Flight Centre's public relations manager Deana Puglisi has recently returned from a trip to Maria Island. Deana tells us about her trip and why she loved this gorgeous little island.
Nature lovers can lace up their boots for wilderness experiences, panoramic views of untouched coastlines and a dose of adventure on a well-paced walking holiday in Tasmania.
Often forgotten as a tourist destination, Tasmania has re-emerged itself as a place to engage with nature, indulge in gourmet food and explore a rich cultural heritage.
Maria Island is one of Tassie's hidden gems, located just half an hour by ferry from the mainland. The tiny island offers a postcard setting of white sandy coves and incredibly pure blue waters, unlike anywhere else in Australia.
The Maria Island Walk is the main reason why tourists visit the island. It is a four-day guided walk that has won more Australian Gourmet Traveller Awards than any other program in the world for Best Eco-Tourism Initiative and Best Eco-Adventure.
If that's not credit enough, the walk has been recognised by the Qantas Australian Tourism Awards, the National Geographic Traveller Magazine Awards, The Australian Tourism and Travel Awards and the Tasmanian Tourism Awards as a leader in adventure and eco-tourism.
To put it simply, it is a luxury camping experience where friendly guides lead you on well-supported walking trails. You sleep under the stars in cute and comfortable stand-alone cabins, nestled in the bush at a completely environmentally sustainable camp site.
I had never heard of Maria Island prior to my trip, yet I was drawn to the idea of a holiday that combined getting outdoors to discover Australia's natural playground with a chance to indulge in local produce.
The first day of the trip started early, with a private shuttle transfer from the hotel to The Maria Island Walk headquarters for a meet and greet with our guides, Hannah and Jane.
Naturally with a walking holiday, everything we wish to take to the island must be carried on our backs. This means that bulky suitcases are quickly replaced with heavy-duty backpacks.
After a quick brief and packing session, we leave the city of Hobart in search of eucalypt forests, whale sightings, rare birds and untouched beaches.
When we arrived on Maria Island, my first thought was that we had discovered a secret piece of land that nobody else knew of.
This landmass was in fact no secret at all. For thousands of years it was home to the Tyreddeme Aboriginal people until it was transformed into a penal settlement, following the arrival of European Explorers in the 19th century, and a farming settlement, after the industrial boom of the 20th century. Today, the island is entirely National Park and has no permanent human population, yet still retains a timeless charm.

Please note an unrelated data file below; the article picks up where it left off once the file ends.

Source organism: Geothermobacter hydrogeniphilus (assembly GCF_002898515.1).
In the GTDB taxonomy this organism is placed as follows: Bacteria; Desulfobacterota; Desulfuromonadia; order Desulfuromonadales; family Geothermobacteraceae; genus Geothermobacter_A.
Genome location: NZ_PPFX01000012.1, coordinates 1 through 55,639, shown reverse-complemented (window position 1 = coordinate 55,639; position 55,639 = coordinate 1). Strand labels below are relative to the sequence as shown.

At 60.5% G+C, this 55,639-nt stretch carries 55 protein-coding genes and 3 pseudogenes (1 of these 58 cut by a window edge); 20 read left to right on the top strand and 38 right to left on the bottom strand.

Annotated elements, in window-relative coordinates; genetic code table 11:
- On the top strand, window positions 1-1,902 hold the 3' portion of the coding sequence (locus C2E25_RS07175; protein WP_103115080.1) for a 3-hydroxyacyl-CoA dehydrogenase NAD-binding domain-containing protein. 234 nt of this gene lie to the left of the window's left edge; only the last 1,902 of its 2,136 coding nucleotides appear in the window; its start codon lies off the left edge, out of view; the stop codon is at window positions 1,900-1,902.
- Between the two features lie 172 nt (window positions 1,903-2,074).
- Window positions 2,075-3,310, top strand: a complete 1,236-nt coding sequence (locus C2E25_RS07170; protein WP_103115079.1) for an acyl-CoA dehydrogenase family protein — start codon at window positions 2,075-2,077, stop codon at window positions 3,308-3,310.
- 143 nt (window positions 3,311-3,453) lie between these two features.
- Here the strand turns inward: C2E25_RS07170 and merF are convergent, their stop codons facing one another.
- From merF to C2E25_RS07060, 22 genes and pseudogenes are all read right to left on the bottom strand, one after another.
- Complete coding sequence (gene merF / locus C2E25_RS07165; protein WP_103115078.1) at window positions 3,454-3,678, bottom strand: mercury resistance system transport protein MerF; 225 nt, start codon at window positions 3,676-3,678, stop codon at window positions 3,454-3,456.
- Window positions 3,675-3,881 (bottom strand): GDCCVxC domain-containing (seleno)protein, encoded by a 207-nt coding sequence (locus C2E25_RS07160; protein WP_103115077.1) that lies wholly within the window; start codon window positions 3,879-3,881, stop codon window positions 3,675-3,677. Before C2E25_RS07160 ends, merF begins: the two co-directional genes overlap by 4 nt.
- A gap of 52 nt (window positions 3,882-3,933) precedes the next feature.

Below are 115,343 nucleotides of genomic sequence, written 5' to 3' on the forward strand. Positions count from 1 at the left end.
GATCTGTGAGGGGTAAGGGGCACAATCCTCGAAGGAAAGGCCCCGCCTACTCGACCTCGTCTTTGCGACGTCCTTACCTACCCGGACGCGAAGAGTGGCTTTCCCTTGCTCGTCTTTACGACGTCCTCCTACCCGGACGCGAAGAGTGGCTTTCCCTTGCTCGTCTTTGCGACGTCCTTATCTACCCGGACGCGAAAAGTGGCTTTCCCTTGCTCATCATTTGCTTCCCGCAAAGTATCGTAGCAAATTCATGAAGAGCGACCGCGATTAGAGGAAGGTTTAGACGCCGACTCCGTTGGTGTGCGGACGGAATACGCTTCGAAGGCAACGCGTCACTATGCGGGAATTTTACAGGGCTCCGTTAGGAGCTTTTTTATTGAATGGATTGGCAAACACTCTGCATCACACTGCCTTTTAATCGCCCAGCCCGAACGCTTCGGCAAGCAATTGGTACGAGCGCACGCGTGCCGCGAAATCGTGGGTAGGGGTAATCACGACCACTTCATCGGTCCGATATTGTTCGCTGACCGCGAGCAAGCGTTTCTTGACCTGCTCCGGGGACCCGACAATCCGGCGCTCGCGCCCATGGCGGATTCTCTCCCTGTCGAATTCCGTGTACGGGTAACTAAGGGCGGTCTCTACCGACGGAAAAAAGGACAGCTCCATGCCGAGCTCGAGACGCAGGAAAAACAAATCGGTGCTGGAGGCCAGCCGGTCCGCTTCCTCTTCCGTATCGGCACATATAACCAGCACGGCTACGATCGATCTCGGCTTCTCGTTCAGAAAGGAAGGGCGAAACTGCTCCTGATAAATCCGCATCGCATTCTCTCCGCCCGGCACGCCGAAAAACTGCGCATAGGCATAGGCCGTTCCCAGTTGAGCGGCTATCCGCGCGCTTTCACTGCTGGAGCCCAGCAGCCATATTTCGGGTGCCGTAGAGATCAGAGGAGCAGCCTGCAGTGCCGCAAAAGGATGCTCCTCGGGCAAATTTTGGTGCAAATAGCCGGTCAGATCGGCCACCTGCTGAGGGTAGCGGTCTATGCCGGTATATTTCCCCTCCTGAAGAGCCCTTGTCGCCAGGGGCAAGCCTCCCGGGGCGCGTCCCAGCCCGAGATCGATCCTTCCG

Lack of electricity and mobile reception gives the place an aura of emptiness and pure serenity, which is ideal for self-discovery.
Feeling completely removed from technology and the buzz of 21st century life on the mainland, makes you really appreciate the simplicity of life. There is truly nothing more cleansing for the body than to inhale the fresh, clean air.
When it comes to the accommodation, comfort is one of their top priorities. The team at Maria Island appreciate that a good night's sleep is essential, so a warm, cosy bed with a sleeping bag, pillow and extra blankets are assured.
Their two eco-camps are tucked in a beautiful bush setting, but just a stone's throw from the beach. On the last night, guests are treated to a real colonial experience, staying in the beautifully restored, heritage-listed home of Diego Bernacchi.
Days are spent exploring the mapped out trails on the island, swimming in the azure waters and climbing the mountains for views that are simply breathtaking.
As for the food, well it is delicious! Cooked right there at the campsite by the guides using fresh Tassie produce!
At breakfast we tucked into freshly prepared pancakes and cinnamon infused fruit compote.
For dinner we were fed a smorgasbord of barbecued quail, lamb cutlets, kangaroo meat and salmon (for the non-meat eaters), accompanied by warm cous cous salad and traditional ratatouille, and finished off with chocolate cake for dessert.
Our packed picnic lunches were just as delicious, including gourmet panini, fruit and even home-baked date and apple cake for afternoon tea.
The success of The Maria Island Walk is a great credit to its founders Ian and Bronwyn Johnstone. The passionate, zealous duo is the driving force behind the family owned and operated business, with a motto to welcome their guests as though they are part of the family.